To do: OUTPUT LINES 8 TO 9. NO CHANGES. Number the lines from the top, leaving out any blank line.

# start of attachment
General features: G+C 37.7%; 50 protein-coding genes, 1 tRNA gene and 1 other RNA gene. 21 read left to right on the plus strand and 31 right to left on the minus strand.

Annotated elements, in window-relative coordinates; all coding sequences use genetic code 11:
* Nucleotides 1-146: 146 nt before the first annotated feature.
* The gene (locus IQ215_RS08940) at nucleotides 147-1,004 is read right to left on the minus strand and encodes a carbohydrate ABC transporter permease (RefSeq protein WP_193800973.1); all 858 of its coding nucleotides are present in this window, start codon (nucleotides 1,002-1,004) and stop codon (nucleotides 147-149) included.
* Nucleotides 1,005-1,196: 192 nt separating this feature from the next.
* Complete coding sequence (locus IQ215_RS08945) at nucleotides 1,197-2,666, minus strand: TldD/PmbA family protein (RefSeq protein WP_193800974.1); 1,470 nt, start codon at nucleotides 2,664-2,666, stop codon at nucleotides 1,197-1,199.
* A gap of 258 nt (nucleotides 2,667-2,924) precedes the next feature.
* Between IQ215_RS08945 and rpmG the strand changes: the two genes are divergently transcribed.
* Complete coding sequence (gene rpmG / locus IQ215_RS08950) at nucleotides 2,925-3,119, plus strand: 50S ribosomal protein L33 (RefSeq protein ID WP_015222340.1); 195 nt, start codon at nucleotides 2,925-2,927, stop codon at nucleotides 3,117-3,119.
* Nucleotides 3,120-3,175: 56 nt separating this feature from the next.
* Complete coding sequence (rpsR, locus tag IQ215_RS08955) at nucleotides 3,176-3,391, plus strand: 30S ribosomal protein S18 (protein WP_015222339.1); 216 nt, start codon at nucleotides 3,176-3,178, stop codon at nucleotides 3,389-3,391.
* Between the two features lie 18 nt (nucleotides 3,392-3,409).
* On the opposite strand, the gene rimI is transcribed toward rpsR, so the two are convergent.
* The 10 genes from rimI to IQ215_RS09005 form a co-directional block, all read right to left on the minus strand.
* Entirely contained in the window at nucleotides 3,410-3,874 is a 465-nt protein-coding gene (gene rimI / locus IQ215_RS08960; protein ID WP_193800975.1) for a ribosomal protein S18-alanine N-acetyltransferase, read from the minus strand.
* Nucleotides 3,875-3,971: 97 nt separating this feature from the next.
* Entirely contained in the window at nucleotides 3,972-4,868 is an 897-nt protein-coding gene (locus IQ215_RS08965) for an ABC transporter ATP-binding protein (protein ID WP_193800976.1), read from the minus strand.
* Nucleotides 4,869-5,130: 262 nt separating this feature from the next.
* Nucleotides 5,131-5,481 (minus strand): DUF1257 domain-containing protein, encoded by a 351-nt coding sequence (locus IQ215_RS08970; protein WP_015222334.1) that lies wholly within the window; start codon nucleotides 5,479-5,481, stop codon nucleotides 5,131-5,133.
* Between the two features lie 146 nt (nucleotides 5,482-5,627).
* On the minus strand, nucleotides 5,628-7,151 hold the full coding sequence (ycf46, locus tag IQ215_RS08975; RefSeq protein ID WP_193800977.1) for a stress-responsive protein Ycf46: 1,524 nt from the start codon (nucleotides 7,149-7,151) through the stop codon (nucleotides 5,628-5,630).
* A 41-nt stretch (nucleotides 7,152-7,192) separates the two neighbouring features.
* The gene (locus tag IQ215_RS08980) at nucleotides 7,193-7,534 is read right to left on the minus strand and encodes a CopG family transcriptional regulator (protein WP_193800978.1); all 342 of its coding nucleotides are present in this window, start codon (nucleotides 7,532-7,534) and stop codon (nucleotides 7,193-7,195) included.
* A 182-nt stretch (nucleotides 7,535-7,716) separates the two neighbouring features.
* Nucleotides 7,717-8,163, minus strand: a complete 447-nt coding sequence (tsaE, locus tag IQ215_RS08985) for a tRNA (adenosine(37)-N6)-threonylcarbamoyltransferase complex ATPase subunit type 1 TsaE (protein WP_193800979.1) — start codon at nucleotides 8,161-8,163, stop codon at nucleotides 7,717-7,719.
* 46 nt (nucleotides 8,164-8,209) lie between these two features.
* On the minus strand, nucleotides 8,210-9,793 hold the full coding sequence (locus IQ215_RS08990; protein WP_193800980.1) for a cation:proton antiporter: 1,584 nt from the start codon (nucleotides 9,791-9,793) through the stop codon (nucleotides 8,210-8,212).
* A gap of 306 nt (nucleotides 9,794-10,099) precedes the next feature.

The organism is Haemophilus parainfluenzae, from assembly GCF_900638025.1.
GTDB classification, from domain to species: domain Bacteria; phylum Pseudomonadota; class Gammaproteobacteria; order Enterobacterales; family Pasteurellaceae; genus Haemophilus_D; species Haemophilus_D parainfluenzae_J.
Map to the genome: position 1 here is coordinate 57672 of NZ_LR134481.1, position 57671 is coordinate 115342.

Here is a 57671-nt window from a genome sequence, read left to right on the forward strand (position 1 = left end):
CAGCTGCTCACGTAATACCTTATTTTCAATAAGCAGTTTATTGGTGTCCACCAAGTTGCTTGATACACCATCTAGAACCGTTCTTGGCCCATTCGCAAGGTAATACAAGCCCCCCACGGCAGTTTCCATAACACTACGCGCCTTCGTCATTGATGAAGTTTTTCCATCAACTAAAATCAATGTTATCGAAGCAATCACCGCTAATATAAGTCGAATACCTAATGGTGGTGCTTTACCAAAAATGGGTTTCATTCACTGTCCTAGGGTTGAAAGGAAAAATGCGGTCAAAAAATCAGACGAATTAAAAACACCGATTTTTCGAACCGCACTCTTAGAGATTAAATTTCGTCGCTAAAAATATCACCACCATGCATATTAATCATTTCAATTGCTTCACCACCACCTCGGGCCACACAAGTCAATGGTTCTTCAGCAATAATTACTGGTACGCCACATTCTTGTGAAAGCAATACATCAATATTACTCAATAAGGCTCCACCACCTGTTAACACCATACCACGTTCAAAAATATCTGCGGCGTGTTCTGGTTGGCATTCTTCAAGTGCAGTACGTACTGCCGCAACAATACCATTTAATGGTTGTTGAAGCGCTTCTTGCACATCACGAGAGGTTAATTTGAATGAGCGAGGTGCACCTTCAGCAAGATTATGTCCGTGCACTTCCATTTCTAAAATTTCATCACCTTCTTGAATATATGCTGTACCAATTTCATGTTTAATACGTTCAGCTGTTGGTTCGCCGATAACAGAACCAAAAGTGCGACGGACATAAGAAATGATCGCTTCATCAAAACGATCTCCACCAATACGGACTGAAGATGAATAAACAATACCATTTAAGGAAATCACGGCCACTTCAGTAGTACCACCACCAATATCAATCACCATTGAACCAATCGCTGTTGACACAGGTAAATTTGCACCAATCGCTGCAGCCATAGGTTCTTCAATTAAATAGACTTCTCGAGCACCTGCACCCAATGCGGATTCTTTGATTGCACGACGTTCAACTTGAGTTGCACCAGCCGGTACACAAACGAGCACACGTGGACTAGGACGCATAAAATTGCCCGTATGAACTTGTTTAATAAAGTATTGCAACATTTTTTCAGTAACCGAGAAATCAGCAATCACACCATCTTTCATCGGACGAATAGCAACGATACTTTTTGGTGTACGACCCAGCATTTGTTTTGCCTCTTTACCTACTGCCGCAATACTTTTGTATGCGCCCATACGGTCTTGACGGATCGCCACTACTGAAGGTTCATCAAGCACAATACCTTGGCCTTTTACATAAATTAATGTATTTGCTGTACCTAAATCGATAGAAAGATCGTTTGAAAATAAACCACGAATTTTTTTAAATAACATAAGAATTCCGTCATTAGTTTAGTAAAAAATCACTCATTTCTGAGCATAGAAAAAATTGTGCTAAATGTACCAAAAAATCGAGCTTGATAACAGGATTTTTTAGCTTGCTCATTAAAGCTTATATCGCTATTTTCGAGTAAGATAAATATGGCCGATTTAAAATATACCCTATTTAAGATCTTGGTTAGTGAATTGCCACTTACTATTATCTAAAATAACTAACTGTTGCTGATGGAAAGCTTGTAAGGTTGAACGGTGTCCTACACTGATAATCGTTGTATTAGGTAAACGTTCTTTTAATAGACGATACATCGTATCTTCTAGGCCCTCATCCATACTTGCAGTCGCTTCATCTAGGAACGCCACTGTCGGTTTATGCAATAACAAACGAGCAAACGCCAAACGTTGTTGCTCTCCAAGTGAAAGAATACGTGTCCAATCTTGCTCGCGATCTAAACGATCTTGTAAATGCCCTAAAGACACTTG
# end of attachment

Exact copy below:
* Between IQ215_RS08945 and rpmG the strand changes: the two genes are divergently transcribed.
* Complete coding sequence (gene rpmG / locus IQ215_RS08950) at nucleotides 2,925-3,119, plus strand: 50S ribosomal protein L33 (RefSeq protein ID WP_015222340.1); 195 nt, start codon at nucleotides 2,925-2,927, stop codon at nucleotides 3,117-3,119.